Some batches started out okay, but turned nasty within a few weeks (I was oxidating the beer as I bottled it, by not siphoning carefully enough.) Others got infected through careless sanitation. Others—especially those featuring Cascades hops—had a distinctively soapy taste. This, I finally determined by way of a professional water analysis, was caused by my extremely hard well water. And even when I had things more or less figured out using malt extract and switched to all-grain brewing, I encountered harsh bittering in my pale ales, which was also caused by the very hard water.

Several of my friends thought for sure I would give up. But it just seemed to me that making beer was not rocket science, that others were successful and that there was no reason why I could not be successful as well. So I kept at it, correcting one problem at a time.

I have gotten to the point where I can pretty consistently make beer that I enjoy and that my friends tell me they enjoy (and some of them would indeed tell me straight up if it wasn't good.) But there's nothing like a homebrew competition, judged by certified judges, to see if your own perceptions are accurate.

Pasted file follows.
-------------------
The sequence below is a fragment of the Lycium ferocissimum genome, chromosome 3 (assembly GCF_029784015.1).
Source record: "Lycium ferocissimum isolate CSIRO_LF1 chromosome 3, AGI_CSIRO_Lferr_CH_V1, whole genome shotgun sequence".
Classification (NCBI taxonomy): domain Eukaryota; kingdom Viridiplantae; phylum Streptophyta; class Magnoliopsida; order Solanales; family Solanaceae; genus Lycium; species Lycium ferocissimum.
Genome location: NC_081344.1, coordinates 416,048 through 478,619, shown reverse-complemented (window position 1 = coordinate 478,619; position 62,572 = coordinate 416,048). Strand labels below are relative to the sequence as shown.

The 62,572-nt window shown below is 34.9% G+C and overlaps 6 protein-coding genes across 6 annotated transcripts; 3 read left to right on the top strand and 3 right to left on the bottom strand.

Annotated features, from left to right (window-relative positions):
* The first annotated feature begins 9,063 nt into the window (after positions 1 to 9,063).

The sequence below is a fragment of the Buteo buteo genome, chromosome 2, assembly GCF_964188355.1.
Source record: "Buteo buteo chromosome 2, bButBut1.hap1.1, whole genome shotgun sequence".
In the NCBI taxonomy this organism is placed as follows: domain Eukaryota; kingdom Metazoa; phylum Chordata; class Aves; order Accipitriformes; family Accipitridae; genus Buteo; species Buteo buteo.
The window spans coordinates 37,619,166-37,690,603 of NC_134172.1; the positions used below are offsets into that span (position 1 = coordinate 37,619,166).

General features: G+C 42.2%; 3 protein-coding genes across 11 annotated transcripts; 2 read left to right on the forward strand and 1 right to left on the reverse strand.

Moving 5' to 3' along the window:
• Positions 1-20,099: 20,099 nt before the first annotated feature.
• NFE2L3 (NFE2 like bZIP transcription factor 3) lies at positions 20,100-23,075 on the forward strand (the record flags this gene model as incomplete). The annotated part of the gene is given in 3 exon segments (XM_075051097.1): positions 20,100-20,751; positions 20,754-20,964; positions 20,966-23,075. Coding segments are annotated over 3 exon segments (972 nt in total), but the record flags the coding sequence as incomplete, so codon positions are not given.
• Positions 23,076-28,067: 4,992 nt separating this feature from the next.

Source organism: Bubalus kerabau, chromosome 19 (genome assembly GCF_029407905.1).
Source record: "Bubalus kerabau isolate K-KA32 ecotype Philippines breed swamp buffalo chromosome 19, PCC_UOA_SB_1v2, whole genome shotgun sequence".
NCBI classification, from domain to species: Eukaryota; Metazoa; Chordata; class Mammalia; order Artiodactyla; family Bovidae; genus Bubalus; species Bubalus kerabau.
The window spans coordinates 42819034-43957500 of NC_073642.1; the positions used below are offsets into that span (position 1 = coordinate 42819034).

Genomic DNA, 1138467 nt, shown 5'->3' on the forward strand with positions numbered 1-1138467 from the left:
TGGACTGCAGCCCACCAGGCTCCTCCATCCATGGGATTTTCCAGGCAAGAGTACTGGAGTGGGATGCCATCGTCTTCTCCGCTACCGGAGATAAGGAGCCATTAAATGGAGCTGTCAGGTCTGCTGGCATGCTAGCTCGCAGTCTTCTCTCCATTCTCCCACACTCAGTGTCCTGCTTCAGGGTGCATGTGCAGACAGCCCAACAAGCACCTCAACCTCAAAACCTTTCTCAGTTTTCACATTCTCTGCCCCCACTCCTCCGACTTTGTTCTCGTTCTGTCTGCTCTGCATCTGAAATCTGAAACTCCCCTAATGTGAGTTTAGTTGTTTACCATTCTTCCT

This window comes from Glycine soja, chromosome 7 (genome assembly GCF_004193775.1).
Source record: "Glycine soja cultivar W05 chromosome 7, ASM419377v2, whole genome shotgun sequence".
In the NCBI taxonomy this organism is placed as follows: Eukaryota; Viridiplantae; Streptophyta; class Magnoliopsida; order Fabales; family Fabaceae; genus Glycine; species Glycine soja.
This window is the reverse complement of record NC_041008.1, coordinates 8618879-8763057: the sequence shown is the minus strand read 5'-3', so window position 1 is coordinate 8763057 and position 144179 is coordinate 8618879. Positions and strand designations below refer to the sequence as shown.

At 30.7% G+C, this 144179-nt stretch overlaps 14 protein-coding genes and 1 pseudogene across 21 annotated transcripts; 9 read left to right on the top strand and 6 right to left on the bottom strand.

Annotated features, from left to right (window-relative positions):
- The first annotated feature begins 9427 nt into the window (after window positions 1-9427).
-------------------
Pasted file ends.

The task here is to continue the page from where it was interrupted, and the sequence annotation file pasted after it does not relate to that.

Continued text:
I recently entered four brews in the Between the Bluffs Beer, Wine, and Cheese Festival in La Crosse, WI to compete against a total of 80 other entries. And one of them, which I called Tower of London Porter, won first place in the Dark Ales and went on to win Best of Show out of the other first place category winners.

I won a very nice prize package, including brewing grains and malted milk balls from Briess Malting Company, two beautiful stained glass picture frames from a local artisan, a giant planter, two VIP tickets to next year's event (a $100 value), and a very (ahem) interesting crown and sceptre as La Crosse brewmaster. But mostly, I took great satisfaction in having my beer evaluated and appreciated in such a venue.

So thanks to the judges, my fellow brewers, and to the intrepid martyrs who were held in that dark Tower, to whom this brew was dedicated. Sancti Ioannes Fisher et Thoma More, orate pro nobis.